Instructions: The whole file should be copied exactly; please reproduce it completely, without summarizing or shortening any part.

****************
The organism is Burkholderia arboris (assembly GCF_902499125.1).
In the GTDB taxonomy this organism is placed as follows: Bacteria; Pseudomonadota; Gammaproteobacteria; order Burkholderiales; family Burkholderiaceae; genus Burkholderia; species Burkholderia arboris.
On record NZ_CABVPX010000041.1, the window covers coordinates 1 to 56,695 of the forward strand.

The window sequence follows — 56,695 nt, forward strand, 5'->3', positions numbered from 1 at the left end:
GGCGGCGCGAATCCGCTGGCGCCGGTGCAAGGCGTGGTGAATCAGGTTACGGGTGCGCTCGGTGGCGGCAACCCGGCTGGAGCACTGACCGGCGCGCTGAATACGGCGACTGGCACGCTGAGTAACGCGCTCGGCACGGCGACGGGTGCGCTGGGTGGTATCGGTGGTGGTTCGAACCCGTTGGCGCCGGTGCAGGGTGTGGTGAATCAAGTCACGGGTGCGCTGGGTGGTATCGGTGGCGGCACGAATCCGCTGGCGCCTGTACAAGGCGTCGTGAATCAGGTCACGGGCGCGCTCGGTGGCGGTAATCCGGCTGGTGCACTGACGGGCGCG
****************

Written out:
The organism is Burkholderia arboris (assembly GCF_902499125.1).
In the GTDB taxonomy this organism is placed as follows: Bacteria; Pseudomonadota; Gammaproteobacteria; order Burkholderiales; family Burkholderiaceae; genus Burkholderia; species Burkholderia arboris.
On record NZ_CABVPX010000041.1, the window covers coordinates 1 to 56,695 of the forward strand.

The window sequence follows — 56,695 nt, forward strand, 5'->3', positions numbered from 1 at the left end:
GGCGGCGCGAATCCGCTGGCGCCGGTGCAAGGCGTGGTGAATCAGGTTACGGGTGCGCTCGGTGGCGGCAACCCGGCTGGAGCACTGACCGGCGCGCTGAATACGGCGACTGGCACGCTGAGTAACGCGCTCGGCACGGCGACGGGTGCGCTGGGTGGTATCGGTGGTGGTTCGAACCCGTTGGCGCCGGTGCAGGGTGTGGTGAATCAAGTCACGGGTGCGCTGGGTGGTATCGGTGGCGGCACGAATCCGCTGGCGCCTGTACAAGGCGTCGTGAATCAGGTCACGGGCGCGCTCGGTGGCGGTAATCCGGCTGGTGCACTGACGGGCGCG